Eugene Daub makes hero from sketch to bronze
Eugene Daub is old friends with Harry Bridges, even though they never met. Bridges died in 1990, a few years before Daub moved to San Pedro. The artist ended up spending many years becoming intimately familiar with the sharp angular face of this West Coast labor icon. His recently completed bronze statue of Bridges — due to be unveiled July 28 during a noontime ceremony at the new ILWU dispatch hall in Wilmington — is the third likeness of the historic figure that Daub has created.
Daub also created the bust of Bridges that is featured at the ILWU memorial on Harbor Boulevard in San Pedro, as well as, the bust that sits in front of Harry Bridges School in Wilmington.
What did Bridges do to deserve three bronze memorials? He founded the International Longshore and Warehouse Union. He rose to that historic role from working class, immigrant beginnings –not unlike another labor icon, Joe Hill, who lived in San Pedro for less than three years before meeting his demise in Utah in front of firing squad.
Alfred Renton Bridges was born in Melbourne, Australia in 1901 to parents with upper-middle class bearings. His father was a successful realtor. At age 16 he went to sea as a merchant seaman and joined the Australian sailors’ union. He took the name Harry from an uncle, who was a socialist and an adventurer.
Bridges was a Wobbly for a short time during the International Workers of the World’s early years. He didn’t stay a Wobbly, but he was profoundly influenced by it and it affected how the West Coast division of the International Longshore Association was transformed into the ILWU. Bridges’ time with the Wobblies coincide with the emergence of the idea that, “An injury to one is an injury to all.” The current motto used by the ILWU was a chant of the Industrial Workers of the World when they were arrested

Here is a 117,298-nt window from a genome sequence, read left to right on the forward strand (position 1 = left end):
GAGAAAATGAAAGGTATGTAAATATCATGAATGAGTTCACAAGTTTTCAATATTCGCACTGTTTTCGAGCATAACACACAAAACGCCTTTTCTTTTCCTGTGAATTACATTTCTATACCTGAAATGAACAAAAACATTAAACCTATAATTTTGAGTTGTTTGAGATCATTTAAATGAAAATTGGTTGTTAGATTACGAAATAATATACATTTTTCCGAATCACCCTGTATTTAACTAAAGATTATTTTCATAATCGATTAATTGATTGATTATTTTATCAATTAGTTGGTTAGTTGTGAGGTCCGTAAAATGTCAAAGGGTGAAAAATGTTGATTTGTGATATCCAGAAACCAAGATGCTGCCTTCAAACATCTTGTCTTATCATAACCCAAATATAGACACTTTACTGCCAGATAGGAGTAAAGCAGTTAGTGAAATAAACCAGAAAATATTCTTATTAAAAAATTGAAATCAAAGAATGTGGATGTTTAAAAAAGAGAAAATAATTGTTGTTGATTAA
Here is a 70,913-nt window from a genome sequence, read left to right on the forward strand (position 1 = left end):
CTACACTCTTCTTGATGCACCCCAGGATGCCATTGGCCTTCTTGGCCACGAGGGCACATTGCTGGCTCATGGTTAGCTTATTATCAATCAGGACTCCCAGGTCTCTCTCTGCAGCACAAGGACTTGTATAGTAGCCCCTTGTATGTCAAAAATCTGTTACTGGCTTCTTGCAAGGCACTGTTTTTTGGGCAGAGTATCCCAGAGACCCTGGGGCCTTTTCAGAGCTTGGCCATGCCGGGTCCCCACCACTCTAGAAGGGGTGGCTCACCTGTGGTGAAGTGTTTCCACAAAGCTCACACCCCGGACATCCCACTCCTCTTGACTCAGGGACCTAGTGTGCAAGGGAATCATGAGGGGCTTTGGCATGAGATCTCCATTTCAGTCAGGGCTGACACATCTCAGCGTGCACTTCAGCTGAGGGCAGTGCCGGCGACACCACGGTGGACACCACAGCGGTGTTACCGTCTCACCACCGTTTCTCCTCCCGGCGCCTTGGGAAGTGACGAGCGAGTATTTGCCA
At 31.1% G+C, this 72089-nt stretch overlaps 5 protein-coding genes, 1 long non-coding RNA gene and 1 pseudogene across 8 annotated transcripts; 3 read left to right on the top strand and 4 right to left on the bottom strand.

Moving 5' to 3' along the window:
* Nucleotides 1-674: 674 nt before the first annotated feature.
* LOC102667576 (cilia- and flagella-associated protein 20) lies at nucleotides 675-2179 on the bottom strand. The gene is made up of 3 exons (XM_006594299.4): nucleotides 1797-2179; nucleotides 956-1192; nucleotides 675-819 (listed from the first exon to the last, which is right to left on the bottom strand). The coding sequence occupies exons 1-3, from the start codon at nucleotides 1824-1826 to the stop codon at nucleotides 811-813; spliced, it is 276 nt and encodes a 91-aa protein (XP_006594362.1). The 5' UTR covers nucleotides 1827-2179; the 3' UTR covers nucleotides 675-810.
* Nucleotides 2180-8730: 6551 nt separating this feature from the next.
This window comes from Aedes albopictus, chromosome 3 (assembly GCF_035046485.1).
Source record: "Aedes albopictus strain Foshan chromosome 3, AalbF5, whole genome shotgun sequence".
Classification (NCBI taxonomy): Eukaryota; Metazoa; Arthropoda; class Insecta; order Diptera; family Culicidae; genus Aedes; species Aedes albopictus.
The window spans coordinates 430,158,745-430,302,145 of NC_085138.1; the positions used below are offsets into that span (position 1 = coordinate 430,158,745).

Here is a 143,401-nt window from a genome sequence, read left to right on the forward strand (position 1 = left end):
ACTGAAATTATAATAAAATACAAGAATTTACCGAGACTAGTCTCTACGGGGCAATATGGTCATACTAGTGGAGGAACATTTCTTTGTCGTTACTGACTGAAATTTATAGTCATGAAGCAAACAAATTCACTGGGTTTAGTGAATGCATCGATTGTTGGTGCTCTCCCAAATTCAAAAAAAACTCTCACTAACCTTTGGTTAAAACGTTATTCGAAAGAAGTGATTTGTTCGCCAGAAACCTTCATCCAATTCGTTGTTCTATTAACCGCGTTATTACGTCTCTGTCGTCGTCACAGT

Eugene Daub has spent his career creating replicas of American heroes. Most famously he created the statue of civil rights icon Rosa Parks that sits in the U.S. Capitol building. He also designed and created a bust of the first openly gay person elected to public office, Harvey Milk, who was tragically martyred during his first year in office as a San Francisco supervisor. Milk’s bust sits proudly in the main hall at San Francisco City Hall.
Daub is known for capturing the profound humanity of his subjects. Rosa Parks’ face reflects her quiet determination to remain seated on the bus. Harvey Milk’s toothy smile mirrors the inner joy of bursting open the closet doors that confined the gay community. The figure of Harry Bridges passionately leans forward, pointing his fellow longshoremen towards the battle for unionization of the West Coast ports.
Memorializing such powerful historical figures requires a long process that begins with paper and pencil.
“First I make a series of 10 or 15 rough sketches,” said Daub. “Then I can take those sketches to the client to see if they like it.”
His next step is to create a metal armature and build around the steel support with clay. Each detail of the subject is carefully sculpted in the clay that will eventually become the bronze statue. This process produces a small sized maquette, which is the model for the larger sculpture. The creation of the maquette enables the sculptor and the client to visualize how the three-dimensional sculpture will look.
At this point, digital technology enters into the process.
“I take the maquette to a digital printing service,” said Daub. “They scan the entire three-dimensional model and they will replicate the miniature into a foam 3-D model at whatever size I ask. The Harry Bridges model went from 24 inches to 6 foot, 4 inches.”
Daub then takes the foam model to his studio for small refinements before taking the whole piece to the foundry to create a rubber mold. Wax is painted inside the mold during the ‘lost wax’ process. Ultimately the bronze is poured into the cavity to create the finished sculpture. The foundry process itself usually takes 10 to 12 weeks.